Apparatus / Materials:

Eureka can, a piece of stone, beaker, thread, spring


balance and triple-beam balance.

Arrangement of apparatus

Procedure:

1. The Eureka can is placed on a table and a beaker is placed below the
spout of the can.

2. Water is poured into can until it spills out through the spout.

3. The beaker is replaced with an empty beaker which has been weighed
on a triple-beam balance.

4. A stone is suspended from the spring balance and its weight in air,

5. The stone is then lowered into Eureka can until it is completely


immersed and is freely suspended in the water without touching the
bottom of the can.

6. The water displaced flows via the spout into the beaker.

7. The spring balanced reading is noted. This is the weight of the stone in
water,

8. A triple beam balance is used to determine the mass of beaker and


water displaced.

Density and Buoyancy

From
Archimedess Principle :

Buoyant Force

= Weight of fluid displaced

= mg

= Vg

(note :

= Vg

Thus

Where

FB

= Density of fluid

= Volume of fluid displaced or

FB

(note : F = ma)

= Buoyant Force or Upthrust

the volume of the object that immersed in the fluid.

stone of volume 9 weighs 0.36 N in air.

Find its apparent weight in a liquid of density 0.8

Buoyant force,
=
= 800
= 0.072 N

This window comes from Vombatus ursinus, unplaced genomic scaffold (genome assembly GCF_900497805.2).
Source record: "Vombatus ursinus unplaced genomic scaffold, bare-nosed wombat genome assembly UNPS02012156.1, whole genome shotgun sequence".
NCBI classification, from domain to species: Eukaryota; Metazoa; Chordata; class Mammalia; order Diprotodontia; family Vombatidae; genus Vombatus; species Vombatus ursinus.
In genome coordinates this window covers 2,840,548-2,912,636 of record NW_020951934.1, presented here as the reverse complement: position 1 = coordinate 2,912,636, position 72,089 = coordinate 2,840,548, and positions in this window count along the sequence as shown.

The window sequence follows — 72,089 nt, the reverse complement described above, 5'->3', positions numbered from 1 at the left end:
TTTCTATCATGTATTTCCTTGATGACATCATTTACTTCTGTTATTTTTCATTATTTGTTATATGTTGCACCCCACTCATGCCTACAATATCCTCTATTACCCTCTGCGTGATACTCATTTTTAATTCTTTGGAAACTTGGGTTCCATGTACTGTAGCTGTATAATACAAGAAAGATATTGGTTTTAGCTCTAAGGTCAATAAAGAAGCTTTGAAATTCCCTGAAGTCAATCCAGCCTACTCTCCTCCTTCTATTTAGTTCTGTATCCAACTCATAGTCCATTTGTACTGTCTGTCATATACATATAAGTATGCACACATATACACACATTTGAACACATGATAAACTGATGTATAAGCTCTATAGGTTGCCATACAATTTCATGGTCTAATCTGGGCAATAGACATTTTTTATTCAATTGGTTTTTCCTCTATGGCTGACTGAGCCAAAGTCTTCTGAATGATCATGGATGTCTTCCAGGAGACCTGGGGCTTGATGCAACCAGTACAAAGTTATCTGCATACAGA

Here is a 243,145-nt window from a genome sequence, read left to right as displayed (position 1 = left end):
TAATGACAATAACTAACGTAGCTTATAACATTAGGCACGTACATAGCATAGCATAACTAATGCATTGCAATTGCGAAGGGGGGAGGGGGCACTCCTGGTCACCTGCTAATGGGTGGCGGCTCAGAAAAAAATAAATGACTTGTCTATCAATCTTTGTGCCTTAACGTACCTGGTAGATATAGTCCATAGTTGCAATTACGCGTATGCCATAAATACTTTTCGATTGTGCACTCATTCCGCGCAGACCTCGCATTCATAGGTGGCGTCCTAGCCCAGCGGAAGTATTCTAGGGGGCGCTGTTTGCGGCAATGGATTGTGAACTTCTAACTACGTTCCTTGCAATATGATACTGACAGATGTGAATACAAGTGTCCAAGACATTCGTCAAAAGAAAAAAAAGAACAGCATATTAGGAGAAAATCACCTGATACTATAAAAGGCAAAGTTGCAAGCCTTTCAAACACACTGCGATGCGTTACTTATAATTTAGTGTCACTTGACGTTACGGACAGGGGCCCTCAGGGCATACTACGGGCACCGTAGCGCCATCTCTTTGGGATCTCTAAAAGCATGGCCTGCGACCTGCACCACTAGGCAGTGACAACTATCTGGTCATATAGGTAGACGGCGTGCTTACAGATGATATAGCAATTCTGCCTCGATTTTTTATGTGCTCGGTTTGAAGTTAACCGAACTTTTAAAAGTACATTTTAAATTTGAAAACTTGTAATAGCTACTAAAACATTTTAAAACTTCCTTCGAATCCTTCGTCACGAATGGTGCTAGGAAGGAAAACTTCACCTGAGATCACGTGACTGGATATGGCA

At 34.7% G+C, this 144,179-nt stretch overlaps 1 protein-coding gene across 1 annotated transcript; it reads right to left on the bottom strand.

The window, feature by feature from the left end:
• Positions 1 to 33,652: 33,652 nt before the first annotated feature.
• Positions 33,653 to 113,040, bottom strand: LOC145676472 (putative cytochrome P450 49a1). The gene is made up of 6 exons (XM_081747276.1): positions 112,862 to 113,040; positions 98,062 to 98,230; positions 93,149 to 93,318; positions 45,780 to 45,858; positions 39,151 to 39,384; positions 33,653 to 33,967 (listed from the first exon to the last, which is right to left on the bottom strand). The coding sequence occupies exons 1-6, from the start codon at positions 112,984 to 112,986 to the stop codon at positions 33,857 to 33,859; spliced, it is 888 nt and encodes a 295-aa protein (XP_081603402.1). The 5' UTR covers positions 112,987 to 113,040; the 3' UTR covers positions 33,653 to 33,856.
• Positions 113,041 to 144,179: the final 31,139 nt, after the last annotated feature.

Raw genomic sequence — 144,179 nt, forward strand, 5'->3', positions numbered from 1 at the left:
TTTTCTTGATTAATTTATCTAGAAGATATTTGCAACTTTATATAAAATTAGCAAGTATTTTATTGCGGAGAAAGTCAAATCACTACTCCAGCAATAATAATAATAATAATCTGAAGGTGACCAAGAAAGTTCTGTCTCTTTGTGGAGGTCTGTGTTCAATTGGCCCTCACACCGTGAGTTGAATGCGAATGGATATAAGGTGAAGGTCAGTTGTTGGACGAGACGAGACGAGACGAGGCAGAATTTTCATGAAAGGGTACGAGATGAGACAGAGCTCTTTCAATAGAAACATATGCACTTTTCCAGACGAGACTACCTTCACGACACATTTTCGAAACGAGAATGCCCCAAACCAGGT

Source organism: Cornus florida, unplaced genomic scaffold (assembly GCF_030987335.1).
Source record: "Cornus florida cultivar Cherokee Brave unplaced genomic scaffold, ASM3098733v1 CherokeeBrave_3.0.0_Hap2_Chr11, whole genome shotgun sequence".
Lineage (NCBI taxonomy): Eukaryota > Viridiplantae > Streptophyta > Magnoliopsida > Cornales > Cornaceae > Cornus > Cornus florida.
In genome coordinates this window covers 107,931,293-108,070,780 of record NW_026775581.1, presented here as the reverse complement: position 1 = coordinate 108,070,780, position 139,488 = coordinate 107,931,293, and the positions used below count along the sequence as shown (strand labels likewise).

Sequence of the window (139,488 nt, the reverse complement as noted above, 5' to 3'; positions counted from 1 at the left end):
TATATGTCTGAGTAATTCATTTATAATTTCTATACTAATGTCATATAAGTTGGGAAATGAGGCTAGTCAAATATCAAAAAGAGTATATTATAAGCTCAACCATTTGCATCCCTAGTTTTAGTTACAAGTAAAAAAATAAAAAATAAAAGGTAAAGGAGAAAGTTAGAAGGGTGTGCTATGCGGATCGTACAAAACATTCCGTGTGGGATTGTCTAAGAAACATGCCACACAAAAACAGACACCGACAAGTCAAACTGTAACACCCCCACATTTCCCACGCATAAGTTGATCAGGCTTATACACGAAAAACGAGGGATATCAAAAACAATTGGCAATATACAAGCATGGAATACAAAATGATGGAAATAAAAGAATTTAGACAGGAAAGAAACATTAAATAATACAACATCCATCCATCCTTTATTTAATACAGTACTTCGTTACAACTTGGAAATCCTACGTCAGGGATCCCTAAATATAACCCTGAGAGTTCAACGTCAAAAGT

= Actual weight Buoyant force


= 0.36 0.072
= 0.288 N

Buoyancy Force and Floatation


Buoyant force = weight the object floats and
stationary
Buoyant force > weight the object moves up
Buoyant force < weight the object moves down

Think!

warm fresh
water

cold fresh
water

warm sea
water

cold sea
water

1. Why the depth of ship immersed in the water different?

Fresh water less dense than sea water and warm water
less dense than cold water so warm fresh water need to
be displaced more to keep the upthrust force equal
with weight of the boat so it still can float.

If the plasticine is formed into a ball, it will sink.


But when it is formed into a hull it will float. Why?

Because

APPLICATIONS
Hot air balloon
1. rises upwards
(Upthrust > Weight of hot air (helium gas) + weight of airship
fabric + weight of gondola + weight of passengers.)( balloon
expand)
2..descends
(Upthrust < Weight of hot air (helium gas) + weight of airship
fabric + weight of gondola + weight of passengers.)(balloon
shrinks)
3. stationary
(Upthrust = Weight of hot air (helium gas) + weight of airship
fabric + weight of gondola + weight of passengers.)( balloon size
uncanged)

PLIMSOLL LINE OF THE SHIP

The density of sea water varies with


location and season. To ensure that a
ship is loaded within safe limits , the
Plimsoll line marked on the body of the
ship acts as a guide.

SUBMARINE
If ballast tanks empty Upthrust >
weight submarine rises to surface
If ballast tanks full Upthrust <
weight submarine sinks to bottom

Hydrometer
An hydrometer is an instrument used to
measure the density of a liquid.
lead shot to make it float upright

In a liquid of lesser density , the hydrometer is more submerged.


The hydrometer floats higher in a liquid of higher density